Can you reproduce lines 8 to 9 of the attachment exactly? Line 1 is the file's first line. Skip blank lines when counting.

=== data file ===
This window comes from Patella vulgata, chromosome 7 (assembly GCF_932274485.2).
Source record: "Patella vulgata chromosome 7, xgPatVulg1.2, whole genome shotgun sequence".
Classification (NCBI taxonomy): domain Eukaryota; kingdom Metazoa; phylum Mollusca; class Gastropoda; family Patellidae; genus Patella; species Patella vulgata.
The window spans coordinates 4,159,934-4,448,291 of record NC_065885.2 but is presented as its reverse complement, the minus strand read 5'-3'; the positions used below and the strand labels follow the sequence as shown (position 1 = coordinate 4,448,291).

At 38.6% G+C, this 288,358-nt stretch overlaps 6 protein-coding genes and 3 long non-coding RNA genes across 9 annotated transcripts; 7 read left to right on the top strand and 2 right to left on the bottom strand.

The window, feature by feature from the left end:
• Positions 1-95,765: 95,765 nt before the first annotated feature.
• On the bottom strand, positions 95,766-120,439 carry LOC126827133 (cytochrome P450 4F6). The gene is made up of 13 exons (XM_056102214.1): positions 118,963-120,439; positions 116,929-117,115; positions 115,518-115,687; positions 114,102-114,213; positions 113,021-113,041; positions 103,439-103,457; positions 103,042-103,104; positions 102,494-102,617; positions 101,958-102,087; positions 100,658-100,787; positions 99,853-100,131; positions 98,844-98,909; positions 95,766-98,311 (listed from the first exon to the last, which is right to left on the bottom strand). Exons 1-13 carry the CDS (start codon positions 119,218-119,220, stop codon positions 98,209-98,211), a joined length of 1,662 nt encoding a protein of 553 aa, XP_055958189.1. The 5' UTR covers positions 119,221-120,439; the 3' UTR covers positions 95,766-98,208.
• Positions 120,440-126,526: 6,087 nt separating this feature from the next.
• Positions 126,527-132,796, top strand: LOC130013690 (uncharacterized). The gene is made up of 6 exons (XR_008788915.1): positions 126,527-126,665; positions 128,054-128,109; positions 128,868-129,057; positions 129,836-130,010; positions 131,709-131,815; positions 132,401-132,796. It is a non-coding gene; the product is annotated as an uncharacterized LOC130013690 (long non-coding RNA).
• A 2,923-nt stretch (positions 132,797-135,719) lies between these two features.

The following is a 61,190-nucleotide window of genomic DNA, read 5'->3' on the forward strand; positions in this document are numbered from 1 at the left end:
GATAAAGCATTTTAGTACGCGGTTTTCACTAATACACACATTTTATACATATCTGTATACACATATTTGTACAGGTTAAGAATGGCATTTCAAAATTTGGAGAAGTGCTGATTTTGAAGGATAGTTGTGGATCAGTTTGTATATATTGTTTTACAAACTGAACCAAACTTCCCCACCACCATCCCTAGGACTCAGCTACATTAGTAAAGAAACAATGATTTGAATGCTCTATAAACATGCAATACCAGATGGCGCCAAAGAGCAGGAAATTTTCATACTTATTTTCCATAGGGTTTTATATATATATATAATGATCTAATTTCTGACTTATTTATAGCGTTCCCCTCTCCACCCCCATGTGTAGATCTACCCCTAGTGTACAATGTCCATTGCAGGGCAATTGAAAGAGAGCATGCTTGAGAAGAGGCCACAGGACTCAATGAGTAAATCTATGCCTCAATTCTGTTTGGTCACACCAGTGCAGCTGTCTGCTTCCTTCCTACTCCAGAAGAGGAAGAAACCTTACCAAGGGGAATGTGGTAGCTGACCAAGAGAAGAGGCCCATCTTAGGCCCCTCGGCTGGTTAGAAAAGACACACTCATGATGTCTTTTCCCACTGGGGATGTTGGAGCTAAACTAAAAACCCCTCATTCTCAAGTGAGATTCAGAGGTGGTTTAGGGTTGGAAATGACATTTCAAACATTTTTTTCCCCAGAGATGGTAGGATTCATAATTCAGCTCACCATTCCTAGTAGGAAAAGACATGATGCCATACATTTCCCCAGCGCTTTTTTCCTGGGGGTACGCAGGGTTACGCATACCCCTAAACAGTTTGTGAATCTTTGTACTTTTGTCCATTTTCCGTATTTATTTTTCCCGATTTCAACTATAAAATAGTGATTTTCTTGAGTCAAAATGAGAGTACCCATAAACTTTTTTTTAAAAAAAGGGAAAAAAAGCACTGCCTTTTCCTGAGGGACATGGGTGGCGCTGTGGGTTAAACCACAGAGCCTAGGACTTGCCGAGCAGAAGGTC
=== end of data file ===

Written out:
• On the bottom strand, positions 95,766-120,439 carry LOC126827133 (cytochrome P450 4F6). The gene is made up of 13 exons (XM_056102214.1): positions 118,963-120,439; positions 116,929-117,115; positions 115,518-115,687; positions 114,102-114,213; positions 113,021-113,041; positions 103,439-103,457; positions 103,042-103,104; positions 102,494-102,617; positions 101,958-102,087; positions 100,658-100,787; positions 99,853-100,131; positions 98,844-98,909; positions 95,766-98,311 (listed from the first exon to the last, which is right to left on the bottom strand). Exons 1-13 carry the CDS (start codon positions 119,218-119,220, stop codon positions 98,209-98,211), a joined length of 1,662 nt encoding a protein of 553 aa, XP_055958189.1. The 5' UTR covers positions 119,221-120,439; the 3' UTR covers positions 95,766-98,208.
• Positions 120,440-126,526: 6,087 nt separating this feature from the next.